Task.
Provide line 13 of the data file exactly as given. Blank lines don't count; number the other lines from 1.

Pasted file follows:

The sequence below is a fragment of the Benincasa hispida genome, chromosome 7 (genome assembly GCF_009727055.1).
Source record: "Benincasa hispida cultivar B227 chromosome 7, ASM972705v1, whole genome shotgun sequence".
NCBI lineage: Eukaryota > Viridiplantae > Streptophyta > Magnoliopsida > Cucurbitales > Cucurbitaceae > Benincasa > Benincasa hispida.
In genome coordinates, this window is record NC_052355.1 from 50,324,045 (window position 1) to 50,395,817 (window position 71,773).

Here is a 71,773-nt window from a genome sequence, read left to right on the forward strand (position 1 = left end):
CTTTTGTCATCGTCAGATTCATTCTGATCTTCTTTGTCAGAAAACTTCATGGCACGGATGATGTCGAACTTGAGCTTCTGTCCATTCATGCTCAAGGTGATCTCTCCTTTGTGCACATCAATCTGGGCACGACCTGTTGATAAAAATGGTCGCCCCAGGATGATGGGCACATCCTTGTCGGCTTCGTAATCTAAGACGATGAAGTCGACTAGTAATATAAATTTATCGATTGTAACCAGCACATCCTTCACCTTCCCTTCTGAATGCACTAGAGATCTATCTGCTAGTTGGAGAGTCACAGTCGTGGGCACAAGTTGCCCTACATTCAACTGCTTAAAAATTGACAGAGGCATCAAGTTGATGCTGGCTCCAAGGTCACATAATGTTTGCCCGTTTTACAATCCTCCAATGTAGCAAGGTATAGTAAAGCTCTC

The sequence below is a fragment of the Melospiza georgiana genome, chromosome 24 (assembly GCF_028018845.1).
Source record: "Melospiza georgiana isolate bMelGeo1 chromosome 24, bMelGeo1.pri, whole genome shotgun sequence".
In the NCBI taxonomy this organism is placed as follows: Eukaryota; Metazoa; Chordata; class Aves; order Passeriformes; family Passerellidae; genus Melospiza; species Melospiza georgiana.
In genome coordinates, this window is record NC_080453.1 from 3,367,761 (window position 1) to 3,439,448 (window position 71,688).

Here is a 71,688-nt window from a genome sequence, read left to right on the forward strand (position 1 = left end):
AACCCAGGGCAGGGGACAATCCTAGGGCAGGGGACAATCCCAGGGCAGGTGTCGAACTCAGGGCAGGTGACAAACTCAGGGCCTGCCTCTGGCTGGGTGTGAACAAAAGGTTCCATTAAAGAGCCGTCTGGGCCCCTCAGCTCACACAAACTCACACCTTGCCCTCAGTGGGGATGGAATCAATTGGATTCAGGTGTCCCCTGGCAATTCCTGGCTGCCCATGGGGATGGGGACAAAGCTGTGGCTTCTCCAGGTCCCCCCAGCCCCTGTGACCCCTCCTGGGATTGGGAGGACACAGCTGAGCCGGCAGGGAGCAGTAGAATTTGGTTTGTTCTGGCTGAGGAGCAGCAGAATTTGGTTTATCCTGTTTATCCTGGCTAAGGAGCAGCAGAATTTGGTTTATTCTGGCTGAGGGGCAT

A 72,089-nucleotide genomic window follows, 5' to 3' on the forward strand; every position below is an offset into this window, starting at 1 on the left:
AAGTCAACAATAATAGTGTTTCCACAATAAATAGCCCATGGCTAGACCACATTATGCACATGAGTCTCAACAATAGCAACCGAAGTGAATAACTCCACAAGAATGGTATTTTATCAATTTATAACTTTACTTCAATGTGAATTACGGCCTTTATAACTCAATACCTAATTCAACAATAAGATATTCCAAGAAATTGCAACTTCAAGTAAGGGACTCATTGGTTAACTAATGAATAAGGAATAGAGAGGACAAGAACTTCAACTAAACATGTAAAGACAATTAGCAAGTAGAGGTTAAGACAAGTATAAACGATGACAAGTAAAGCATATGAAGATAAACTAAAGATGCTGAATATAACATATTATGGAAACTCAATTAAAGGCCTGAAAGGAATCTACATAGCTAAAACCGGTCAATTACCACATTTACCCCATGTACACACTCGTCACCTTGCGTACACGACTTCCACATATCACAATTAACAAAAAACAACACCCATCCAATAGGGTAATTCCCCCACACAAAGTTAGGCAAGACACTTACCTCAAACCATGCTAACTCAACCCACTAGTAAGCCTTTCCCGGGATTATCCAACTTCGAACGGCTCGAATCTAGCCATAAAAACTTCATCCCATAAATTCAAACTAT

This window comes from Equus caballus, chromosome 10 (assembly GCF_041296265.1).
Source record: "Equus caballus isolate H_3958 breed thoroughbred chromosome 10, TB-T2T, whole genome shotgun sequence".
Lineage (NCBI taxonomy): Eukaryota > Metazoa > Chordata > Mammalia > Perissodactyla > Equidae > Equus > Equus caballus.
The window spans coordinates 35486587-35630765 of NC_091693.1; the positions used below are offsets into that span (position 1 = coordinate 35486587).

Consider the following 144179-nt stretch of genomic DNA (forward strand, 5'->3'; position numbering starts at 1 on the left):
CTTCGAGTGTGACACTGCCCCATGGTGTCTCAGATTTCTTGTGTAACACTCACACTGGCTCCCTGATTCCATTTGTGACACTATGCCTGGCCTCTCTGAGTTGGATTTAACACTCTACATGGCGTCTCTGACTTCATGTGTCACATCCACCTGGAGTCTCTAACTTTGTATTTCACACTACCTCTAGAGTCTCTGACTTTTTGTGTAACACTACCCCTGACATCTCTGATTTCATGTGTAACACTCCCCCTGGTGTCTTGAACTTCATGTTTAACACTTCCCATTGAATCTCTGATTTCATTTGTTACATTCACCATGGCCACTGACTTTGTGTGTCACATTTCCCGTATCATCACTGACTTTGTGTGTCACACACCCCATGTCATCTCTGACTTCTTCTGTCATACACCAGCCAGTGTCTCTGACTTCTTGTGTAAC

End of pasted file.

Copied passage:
A 72,089-nucleotide genomic window follows, 5' to 3' on the forward strand; every position below is an offset into this window, starting at 1 on the left: